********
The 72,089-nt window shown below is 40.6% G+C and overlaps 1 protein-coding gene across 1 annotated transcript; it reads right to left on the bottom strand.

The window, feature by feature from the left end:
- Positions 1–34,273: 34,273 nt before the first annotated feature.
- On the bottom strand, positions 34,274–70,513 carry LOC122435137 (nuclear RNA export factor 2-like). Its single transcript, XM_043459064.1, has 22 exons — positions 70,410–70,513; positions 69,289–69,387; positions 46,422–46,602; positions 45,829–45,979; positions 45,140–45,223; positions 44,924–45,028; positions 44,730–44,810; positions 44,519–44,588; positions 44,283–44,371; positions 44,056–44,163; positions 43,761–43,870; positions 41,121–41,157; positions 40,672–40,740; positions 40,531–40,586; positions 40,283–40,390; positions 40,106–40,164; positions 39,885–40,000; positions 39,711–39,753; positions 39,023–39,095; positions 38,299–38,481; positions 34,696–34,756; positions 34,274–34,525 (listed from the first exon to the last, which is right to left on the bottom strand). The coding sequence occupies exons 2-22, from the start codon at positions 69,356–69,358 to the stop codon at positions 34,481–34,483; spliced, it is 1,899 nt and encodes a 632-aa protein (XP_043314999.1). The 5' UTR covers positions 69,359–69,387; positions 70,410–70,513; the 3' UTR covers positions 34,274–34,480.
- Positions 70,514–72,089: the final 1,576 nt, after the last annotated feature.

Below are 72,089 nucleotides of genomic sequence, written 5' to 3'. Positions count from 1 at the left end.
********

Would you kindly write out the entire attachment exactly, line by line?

The 72,089-nt window shown below is 40.6% G+C and overlaps 1 protein-coding gene across 1 annotated transcript; it reads right to left on the bottom strand.

The window, feature by feature from the left end:
- Positions 1–34,273: 34,273 nt before the first annotated feature.
- On the bottom strand, positions 34,274–70,513 carry LOC122435137 (nuclear RNA export factor 2-like). Its single transcript, XM_043459064.1, has 22 exons — positions 70,410–70,513; positions 69,289–69,387; positions 46,422–46,602; positions 45,829–45,979; positions 45,140–45,223; positions 44,924–45,028; positions 44,730–44,810; positions 44,519–44,588; positions 44,283–44,371; positions 44,056–44,163; positions 43,761–43,870; positions 41,121–41,157; positions 40,672–40,740; positions 40,531–40,586; positions 40,283–40,390; positions 40,106–40,164; positions 39,885–40,000; positions 39,711–39,753; positions 39,023–39,095; positions 38,299–38,481; positions 34,696–34,756; positions 34,274–34,525 (listed from the first exon to the last, which is right to left on the bottom strand). The coding sequence occupies exons 2-22, from the start codon at positions 69,356–69,358 to the stop codon at positions 34,481–34,483; spliced, it is 1,899 nt and encodes a 632-aa protein (XP_043314999.1). The 5' UTR covers positions 69,359–69,387; positions 70,410–70,513; the 3' UTR covers positions 34,274–34,480.
- Positions 70,514–72,089: the final 1,576 nt, after the last annotated feature.

Below are 72,089 nucleotides of genomic sequence, written 5' to 3'. Positions count from 1 at the left end.